© 2018 CBS Interactive Inc.. All Rights Reserved.
For starters, I believe necco wafers to be a terrible candy. If I ordered a crate of history’s most successful sweets and they, of their own free will, decided they weren’t coming with, I would be ecstatic. I wouldn’t even question how a confection gained sentience, that’s how unpalatable I find them. This is why I don’t understand Trump’s decision to rescind his White House invitation to the Eagles based off of a few other players’ determinations that they would not participate.
Isn’t this how many people view NFL players anyway? As goods to be purchased and traded to play a ball game for the entertainment of others?
If this isn’t how you view them, how can you be upset when they act like what they actually are – real human beings with real views they are entitled to express. Half of the upset don’t understand what the protesting is about in the first place. There is nothing anti-American about it. In fact, exercising one’s free speech on a platform they normally wouldn’t have is one of the most American things I can think of.
For a generation that grew up with harsh protests against our involvement in Vietnam, I don’t understand how so many of them are against protests much more tame in nature. And while I am definitely generalizing an entire generation, I don’t care much seeing as my own millennial generation, as a whole, is blamed for everything from failing Applebee’s to decreased Homeownership.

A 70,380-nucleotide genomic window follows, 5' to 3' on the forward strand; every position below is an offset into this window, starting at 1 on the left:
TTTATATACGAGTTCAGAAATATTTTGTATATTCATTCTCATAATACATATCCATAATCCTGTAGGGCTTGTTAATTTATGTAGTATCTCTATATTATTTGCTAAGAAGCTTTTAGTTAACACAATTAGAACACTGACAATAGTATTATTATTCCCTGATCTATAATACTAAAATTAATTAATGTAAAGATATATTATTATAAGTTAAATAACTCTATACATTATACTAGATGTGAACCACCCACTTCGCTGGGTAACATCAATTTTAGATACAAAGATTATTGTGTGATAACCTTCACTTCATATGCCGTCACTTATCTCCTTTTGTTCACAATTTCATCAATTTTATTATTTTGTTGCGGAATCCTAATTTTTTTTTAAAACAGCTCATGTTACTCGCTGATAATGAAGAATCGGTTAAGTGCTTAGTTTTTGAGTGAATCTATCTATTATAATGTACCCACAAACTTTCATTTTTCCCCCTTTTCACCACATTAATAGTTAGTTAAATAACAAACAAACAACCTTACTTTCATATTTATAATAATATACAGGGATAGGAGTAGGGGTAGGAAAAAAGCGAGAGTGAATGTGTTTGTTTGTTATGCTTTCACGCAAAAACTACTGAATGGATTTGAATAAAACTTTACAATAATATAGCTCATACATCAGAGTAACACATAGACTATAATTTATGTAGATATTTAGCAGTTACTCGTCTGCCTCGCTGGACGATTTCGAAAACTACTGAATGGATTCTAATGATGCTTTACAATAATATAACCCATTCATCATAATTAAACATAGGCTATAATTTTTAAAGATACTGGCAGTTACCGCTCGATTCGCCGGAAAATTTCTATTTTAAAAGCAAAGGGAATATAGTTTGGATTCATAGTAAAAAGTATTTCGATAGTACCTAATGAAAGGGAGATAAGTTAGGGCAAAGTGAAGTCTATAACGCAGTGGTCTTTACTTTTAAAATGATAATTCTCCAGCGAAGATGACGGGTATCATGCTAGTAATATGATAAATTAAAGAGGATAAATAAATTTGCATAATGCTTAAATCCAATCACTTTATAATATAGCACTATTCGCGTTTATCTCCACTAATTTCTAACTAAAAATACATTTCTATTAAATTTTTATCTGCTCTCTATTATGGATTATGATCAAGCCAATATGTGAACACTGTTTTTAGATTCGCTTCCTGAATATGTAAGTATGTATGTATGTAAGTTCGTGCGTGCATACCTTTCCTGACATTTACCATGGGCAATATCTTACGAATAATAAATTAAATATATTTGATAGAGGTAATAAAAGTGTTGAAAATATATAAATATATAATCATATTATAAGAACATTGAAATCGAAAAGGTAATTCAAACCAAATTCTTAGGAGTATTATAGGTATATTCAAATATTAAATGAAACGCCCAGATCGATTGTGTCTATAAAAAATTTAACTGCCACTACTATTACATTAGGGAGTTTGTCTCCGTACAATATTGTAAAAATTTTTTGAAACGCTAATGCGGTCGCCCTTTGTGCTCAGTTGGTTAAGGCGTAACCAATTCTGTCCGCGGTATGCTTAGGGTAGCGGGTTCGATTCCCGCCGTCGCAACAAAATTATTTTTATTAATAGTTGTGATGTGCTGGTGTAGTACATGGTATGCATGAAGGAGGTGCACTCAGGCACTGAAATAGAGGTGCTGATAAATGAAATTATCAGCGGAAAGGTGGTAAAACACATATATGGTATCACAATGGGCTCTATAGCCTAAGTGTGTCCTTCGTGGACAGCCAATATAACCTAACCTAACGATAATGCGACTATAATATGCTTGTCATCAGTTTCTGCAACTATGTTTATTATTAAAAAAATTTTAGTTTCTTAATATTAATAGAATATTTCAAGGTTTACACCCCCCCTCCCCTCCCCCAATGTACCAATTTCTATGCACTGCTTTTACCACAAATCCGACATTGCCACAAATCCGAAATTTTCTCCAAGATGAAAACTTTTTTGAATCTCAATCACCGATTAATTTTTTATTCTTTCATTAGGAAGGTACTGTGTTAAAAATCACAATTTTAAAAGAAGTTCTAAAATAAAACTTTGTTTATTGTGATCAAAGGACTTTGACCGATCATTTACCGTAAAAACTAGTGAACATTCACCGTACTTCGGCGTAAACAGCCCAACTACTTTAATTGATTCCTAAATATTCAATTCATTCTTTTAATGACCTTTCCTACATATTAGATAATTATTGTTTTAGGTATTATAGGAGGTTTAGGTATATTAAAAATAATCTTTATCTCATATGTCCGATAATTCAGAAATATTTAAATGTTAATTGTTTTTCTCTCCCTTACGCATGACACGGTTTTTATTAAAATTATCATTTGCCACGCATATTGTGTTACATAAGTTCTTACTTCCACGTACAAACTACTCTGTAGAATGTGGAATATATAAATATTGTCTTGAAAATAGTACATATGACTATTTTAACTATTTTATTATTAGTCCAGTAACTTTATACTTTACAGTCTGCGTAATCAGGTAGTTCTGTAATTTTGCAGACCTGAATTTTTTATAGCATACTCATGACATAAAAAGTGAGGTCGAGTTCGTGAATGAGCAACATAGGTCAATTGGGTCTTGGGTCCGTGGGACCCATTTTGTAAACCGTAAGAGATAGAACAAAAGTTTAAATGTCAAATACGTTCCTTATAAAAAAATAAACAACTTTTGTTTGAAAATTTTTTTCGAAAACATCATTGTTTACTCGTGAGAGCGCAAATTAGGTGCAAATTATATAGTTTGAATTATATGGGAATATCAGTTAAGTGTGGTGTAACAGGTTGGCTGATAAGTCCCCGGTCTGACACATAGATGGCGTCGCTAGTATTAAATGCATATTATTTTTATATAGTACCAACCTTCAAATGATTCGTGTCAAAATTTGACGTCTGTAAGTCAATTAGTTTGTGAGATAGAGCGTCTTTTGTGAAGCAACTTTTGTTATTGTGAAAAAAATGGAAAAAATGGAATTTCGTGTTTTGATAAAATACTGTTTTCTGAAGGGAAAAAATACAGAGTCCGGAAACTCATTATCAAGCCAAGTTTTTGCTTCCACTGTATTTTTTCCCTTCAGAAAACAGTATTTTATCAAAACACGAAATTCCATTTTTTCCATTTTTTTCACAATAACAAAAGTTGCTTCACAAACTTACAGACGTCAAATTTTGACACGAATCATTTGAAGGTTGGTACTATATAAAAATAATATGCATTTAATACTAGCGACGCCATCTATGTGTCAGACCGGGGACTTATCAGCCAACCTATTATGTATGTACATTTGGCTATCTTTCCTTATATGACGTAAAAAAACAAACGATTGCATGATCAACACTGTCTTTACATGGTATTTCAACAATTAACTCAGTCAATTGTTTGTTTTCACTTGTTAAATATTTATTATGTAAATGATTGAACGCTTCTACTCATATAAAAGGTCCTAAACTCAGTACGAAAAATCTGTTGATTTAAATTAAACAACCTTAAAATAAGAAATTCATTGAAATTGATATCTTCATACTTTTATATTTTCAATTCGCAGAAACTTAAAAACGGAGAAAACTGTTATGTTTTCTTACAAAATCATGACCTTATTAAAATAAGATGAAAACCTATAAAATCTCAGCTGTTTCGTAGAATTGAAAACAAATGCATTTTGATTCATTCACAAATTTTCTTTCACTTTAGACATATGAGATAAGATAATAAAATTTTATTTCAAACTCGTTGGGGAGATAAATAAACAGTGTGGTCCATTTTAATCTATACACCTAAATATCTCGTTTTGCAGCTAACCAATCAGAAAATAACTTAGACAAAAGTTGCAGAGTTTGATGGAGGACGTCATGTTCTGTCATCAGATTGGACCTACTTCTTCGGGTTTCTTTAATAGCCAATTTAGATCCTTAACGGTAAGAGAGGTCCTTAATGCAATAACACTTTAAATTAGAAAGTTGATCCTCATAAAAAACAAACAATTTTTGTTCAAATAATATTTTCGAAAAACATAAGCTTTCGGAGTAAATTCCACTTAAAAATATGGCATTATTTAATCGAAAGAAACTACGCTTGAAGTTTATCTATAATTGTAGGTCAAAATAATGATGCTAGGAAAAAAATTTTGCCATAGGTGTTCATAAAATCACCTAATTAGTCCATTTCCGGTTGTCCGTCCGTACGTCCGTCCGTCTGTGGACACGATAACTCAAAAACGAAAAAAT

You guys already won anyway seeing as the NFL has caved and will now be fining teams whose players kneel, a decision that allows them to profit off of a marginalized group of people’s slight dissent – a sickening thought for another time.
Nerpel lives in Fargo.
Espero q les guste
Passages Health Insurance Counseling & Advocacy Program (HICAP) is presenting Welcome to Medicare workshops for those turning 65 this year or younger adults who will be entitled to Medicare due to a disability.
As people get closer to Medicare eligibility, there are several things to consider. In light of the fact that Medicare’s coverage is much like employer group coverage it’s important to know what questions to ask how will my retiree plan work with my Medicare, can I delay enrolling into Medicare and not be penalized, so I need a drug plan and are there programs available to lower my Medicare health and prescription costs?